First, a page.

7 Major Airlines Offer Facebook For Free On Flights – Do We Really Need This?

Facebook, the most popular social networking Web site on the Internet, will now be offered free on flights for seven of the largest airlines, which include Virgin America, United Airlines, American Airlines, Delta, AirTran, US Airways, and Alaska Airlines. But before you get too excited about the offer, this is a limited time promotion being offered by Gogo. The company is hoping that by allowing users to try its Wi-Fi service that they may wish to pay for inflight Internet services, which range in price starting at $4.95 for a short flight and $ 12.95 for a long flight. Currently the Wi-Fi services are only being offered on domestic flights.

One article also states:

Virgin, the first airline to launch a Wi-Fi fleet, says up to one-third of its passengers log on to Gogo. One of its more popular routes, San Francisco to Boston, is called the “nerd bird” by Virgin crew members. The top task on Gogo is e-mail, Gogo says.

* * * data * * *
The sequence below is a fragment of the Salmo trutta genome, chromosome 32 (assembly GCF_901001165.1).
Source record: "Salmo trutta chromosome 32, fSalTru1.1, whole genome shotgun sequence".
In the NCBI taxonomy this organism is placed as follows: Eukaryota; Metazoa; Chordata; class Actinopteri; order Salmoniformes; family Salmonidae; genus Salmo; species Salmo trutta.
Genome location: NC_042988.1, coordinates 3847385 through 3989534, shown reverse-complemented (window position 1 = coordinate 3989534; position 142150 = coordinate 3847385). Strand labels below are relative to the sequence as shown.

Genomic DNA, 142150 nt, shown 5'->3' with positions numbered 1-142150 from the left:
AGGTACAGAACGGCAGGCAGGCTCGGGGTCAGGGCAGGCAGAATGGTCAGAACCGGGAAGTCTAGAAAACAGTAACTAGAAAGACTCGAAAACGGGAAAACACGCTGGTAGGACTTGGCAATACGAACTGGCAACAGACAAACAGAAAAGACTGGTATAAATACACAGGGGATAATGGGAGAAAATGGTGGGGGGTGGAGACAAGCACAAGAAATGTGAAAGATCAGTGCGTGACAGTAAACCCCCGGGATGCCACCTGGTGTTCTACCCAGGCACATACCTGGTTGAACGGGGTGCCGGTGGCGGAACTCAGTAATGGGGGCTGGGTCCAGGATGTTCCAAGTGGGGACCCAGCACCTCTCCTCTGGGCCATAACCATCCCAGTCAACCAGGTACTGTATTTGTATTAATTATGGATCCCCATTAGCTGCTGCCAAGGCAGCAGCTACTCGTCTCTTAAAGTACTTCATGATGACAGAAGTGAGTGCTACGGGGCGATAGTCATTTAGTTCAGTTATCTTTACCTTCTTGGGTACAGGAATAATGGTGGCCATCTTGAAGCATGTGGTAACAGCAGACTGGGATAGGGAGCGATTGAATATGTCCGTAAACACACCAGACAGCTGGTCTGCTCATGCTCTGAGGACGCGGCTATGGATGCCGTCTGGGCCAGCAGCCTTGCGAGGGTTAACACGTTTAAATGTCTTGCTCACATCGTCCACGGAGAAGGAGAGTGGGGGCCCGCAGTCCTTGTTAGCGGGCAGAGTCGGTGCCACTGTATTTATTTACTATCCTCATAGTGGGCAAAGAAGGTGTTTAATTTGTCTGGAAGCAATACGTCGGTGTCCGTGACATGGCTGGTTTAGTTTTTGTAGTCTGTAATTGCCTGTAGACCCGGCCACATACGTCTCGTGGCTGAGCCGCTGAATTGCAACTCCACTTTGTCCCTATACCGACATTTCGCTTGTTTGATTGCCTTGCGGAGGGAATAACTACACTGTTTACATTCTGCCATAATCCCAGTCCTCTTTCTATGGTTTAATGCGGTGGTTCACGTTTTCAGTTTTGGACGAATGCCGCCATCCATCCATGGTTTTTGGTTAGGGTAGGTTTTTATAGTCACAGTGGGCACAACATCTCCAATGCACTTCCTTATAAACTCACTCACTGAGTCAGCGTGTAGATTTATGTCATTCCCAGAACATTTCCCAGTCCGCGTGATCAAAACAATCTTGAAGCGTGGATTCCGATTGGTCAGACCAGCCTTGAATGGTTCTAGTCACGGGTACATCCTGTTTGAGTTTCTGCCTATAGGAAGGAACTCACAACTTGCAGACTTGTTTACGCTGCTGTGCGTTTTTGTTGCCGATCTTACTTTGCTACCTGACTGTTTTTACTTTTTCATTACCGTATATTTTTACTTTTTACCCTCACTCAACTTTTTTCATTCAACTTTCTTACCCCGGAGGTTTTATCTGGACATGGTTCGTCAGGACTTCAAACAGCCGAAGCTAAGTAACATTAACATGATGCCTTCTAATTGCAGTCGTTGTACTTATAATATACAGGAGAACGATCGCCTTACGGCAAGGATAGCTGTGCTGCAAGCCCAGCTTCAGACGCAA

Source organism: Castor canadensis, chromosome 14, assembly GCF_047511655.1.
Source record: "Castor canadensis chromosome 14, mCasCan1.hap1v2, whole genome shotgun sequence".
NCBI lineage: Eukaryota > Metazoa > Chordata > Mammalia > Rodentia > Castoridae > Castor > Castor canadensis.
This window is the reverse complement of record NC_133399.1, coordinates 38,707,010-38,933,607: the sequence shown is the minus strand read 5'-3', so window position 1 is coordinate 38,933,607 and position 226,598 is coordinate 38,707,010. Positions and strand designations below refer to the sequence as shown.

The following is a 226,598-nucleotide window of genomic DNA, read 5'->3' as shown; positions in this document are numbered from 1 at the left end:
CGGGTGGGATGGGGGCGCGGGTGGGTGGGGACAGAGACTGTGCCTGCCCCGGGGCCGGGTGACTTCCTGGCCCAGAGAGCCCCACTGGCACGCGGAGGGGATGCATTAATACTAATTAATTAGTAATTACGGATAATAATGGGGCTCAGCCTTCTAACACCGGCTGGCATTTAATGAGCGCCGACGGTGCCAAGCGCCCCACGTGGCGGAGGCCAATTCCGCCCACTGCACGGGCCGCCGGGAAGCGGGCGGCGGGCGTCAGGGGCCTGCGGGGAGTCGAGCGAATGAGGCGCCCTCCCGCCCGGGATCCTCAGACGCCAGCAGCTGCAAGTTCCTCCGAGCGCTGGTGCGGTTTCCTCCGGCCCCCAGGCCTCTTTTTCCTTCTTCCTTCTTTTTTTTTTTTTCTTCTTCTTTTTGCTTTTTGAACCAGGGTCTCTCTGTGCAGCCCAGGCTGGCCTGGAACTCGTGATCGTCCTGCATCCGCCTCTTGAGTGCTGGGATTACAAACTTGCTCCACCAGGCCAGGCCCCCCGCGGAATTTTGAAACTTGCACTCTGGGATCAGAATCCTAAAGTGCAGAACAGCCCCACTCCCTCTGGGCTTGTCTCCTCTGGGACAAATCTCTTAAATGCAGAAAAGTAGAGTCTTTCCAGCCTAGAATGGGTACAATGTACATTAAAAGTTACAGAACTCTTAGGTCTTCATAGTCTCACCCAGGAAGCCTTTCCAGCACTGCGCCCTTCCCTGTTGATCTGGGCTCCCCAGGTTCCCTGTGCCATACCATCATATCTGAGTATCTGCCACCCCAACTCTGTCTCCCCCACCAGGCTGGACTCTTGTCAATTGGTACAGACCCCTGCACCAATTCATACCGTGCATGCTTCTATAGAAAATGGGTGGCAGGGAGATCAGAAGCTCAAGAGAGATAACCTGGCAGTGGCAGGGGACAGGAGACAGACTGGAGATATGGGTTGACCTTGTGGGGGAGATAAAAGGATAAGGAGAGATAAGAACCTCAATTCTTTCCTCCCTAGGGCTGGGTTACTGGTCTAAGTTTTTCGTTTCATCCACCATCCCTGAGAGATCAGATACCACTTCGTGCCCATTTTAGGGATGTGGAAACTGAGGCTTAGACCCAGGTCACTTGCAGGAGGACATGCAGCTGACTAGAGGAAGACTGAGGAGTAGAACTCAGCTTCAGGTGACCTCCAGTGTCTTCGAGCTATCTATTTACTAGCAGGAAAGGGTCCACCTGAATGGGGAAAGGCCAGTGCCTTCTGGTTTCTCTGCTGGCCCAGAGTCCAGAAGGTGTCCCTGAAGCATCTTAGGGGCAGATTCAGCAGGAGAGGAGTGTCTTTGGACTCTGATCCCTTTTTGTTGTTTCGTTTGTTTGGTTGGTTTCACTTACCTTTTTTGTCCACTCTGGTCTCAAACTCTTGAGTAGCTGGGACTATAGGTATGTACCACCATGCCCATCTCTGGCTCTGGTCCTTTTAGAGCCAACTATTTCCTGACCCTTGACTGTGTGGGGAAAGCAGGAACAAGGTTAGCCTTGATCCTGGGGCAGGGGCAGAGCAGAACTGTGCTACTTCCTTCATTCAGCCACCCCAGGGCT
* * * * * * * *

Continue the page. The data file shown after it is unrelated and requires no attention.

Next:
While I was reading this article it suddenly dawned on me. We are spending way too much time being connected to the Internet. The Internet is starting to consume most of our waking hours. Yesterday I mentioned to someone that there was a storm hitting the mid section of the U.S., and they were not even aware of it. They stated they had their nose in the laptop all day and obviously this did not include current events.

I must admit that I am just as much at fault as the next person. I spend a majority of my day surfing the Internet, answering emails, and looking around Facebook.

But I have an excuse. My surfing in general is to look for interesting articles to write about — articles like this that I believe readers would want to know about.

But what is everyone else doing on the Internet that they would need to Google when they fly?

What is your opinion? Are we spending too much time on the Internet or is there a real need to fly and surf?

Share your opinions with us.

Comments welcome.

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I have been writing for Lockergnome for eight years.